Since 2019, volunteer catcher vessels and shoreside processors from the Bering Sea and Gulf of Alaska pelagic pollock fisheries have been participating in a National Fish & Wildlife Foundation (NFWF) grant research project. This project was designed to assess the efficacy of electronic monitoring for compliance with a full salmon prohibited species catch (PSC) retention requirement aboard pelagic trawl catcher vessels and to identify key decisions related to operationalizing EM under regulation for compliance monitoring.
Context: Salmon bycatch
Collectively, the Bering Sea and Gulf of Alaska (both Central and Western) pelagic pollock fisheries comprise over 100 C/Vs with an available harvest of 604,954 MT of pollock in 2022 (129,754 MT in the Gulf of Alaska and 475,200 MT in the Bering Sea). Although the Bering Sea (BS) and Gulf of Alaska (GOA) regulatory areas are managed differently and have different observer coverage requirements, federal regulations require that all salmon caught incidentally be retained. Strict Chinook salmon prohibited species catch limits are established by regulation in both areas.
In the BS, salmon catch is determined by counting individual salmon at the shoreside processing facility (known as a census count). Shoreside processing facilities in the Bering Sea all have a dedicated plant observer with the vessel observer assisting when pollock deliveries are made.
In the GOA, salmon catch is also accounted for at the shoreside plant with observer salmon census numbers extrapolated to the unobserved portion of the fleet. At shoreside facilities in the Gulf, there are no dedicated plant observers; the vessel observer moves into the processing facility when a pollock offload begins in order to census salmon.
In addition to salmon retention requirements, “improved retention-improved utilization” (IRIU) regulations require that all pollock be retained when the pollock fishery is open to directed fishing, and up to the maximum retainable allowance (MRA) be retained when the directed pollock fishery is closed, except in the GOA when the pollock trip limit of 300,000 pounds is exceeded (all pollock in excess of this limit must be discarded). These retention and discard requirements are currently monitored and recorded by human observers.
The project and its growth
Since 2018, when the North Pacific Fishery Management Council (Council) prioritized the development of EM as a monitoring tool for trawl vessels, participants in the Bering Sea and Gulf of Alaska pelagic trawl catcher vessel pollock fisheries have been evaluating the use of electronic monitoring (EM) for compliance monitoring. In close coordination and collaboration with industry, the National Marine Fisheries Service (NMFS), the North Pacific Groundfish Observer Program, the Council, EM service providers, and third-party video reviewers, volunteer vessels have explored EM as an alternative to the regulatory requirement for human observers.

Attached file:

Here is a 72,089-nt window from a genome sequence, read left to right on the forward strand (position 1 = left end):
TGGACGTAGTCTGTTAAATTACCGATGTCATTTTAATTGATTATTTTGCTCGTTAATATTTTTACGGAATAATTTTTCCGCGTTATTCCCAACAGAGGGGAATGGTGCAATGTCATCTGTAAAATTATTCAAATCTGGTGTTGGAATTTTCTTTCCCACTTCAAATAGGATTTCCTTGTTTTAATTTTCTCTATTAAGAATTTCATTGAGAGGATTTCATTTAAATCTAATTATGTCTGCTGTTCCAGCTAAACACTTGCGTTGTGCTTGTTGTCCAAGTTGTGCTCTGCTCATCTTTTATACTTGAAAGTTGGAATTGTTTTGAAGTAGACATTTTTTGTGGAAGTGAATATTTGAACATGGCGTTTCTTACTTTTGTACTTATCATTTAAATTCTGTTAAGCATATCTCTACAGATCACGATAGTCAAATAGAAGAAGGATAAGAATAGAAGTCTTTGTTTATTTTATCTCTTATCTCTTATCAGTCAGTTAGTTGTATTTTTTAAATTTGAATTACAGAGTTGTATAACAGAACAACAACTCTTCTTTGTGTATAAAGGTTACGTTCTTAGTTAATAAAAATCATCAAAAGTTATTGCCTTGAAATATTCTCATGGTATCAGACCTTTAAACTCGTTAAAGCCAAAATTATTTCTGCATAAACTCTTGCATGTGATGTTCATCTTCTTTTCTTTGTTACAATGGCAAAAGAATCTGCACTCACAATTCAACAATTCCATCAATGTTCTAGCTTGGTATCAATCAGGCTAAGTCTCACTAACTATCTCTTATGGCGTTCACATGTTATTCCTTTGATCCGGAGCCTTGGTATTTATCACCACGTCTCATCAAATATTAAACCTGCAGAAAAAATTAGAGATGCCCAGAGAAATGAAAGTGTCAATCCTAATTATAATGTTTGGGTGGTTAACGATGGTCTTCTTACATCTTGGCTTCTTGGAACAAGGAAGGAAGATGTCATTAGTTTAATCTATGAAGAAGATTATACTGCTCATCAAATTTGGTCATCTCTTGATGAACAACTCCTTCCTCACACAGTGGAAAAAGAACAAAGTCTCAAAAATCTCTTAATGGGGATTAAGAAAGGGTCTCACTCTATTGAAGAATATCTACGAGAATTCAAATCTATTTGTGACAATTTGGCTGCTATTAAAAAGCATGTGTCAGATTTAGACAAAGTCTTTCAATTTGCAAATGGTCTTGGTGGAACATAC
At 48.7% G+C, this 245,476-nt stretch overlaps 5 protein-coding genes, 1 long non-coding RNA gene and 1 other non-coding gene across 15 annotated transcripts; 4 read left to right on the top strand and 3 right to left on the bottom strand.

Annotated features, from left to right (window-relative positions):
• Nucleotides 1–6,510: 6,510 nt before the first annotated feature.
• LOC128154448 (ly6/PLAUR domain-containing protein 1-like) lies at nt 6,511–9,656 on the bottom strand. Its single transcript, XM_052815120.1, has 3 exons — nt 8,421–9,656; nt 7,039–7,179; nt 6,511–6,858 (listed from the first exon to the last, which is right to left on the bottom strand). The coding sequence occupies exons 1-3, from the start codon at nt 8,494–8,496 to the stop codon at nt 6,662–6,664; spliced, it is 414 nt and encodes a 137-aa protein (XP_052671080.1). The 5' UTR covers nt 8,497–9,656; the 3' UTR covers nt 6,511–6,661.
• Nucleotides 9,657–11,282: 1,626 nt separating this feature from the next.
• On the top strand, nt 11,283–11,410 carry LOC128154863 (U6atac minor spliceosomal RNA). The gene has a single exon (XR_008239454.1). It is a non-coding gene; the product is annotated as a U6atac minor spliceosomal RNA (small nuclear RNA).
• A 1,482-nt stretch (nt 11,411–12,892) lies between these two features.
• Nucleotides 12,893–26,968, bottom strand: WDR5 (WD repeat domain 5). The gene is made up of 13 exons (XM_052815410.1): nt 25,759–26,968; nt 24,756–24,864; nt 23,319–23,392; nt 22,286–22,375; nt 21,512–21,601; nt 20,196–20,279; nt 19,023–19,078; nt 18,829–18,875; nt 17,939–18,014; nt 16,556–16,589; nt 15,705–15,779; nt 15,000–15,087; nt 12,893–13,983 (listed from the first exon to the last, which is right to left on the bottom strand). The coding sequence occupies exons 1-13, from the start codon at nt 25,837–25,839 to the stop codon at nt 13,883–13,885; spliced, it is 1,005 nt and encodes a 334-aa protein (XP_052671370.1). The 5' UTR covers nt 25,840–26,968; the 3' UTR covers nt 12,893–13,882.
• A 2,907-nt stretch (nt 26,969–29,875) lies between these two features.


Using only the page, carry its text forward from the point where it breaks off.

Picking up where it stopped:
Volunteer trawl catcher vessels that deliver to shoreside processors were chosen from both the BS and GOA fishing areas with some specific vessels that have deck and catch handling configurations that fall outside traditional catcher vessel operations. Each volunteer vessel in the project requires an installed EM system and accompanying Vessel Monitoring Plan (VMP). The vessel-specific VMP outlines all project requirements and vessel operator responsibilities, documents the location and purpose of installed EM camera system components, and describes the specific catch handling and discard locations that the vessel can use.
Four objectives, developed by the North Pacific Fishery Management Council’s Trawl EM Committee, helped to guide the project towards a regulated EM program for pollock vessels in the North Pacific.
- Objective 1: Improve salmon accounting – to provide stable salmon accounting against the PSC hard cap for Western Gulf and Central Gulf pollock vessels as well as the PSC performance standard for BS pollock vessels.
- Objective 2: Reduce monitoring costs – to develop cost efficiencies and free up money for other priorities (e.g., EM coverage in the GOA pollock fishery could allow for an increase in observer coverage/days for other fisheries in partial coverage category).
- Objective 3: Improve overall monitoring data for catch accounting and compliance – to explore innovative methods to account for PSC species and bycatch species that have the potential to limit compliance monitoring in the pollock fisheries, which requires high retention of catch; to explore innovative methods to account for protected species; and to achieve more comprehensive coverage.
- Objective 4: Examine current regulatory retention and discard requirements as necessary to achieve Objectives 1-3.
Under the first pilot year (2019) of this project, volunteer vessels continued to carry human observers and conduct fishing operations as they traditionally would, while simultaneously employing EM systems. Cameras on all vessels were strategically placed at key locations to ensure that all catch can be seen from the time the catch reaches the vessel until it is either put into the vessel’s hold or returned to the water. Hydraulic pressure sensors are used to turn the camera video recording on and off in conjunction with fishing activity. Rotation sensors are also used in conjunction with the pressure sensors to indicate to the EM video reviewer when catch is likely being brought on board and dumped in the hold. The EM System also includes a Global Positioning System (GPS) that records a vessel’s location and speed to provide further information about a vessel’s activity.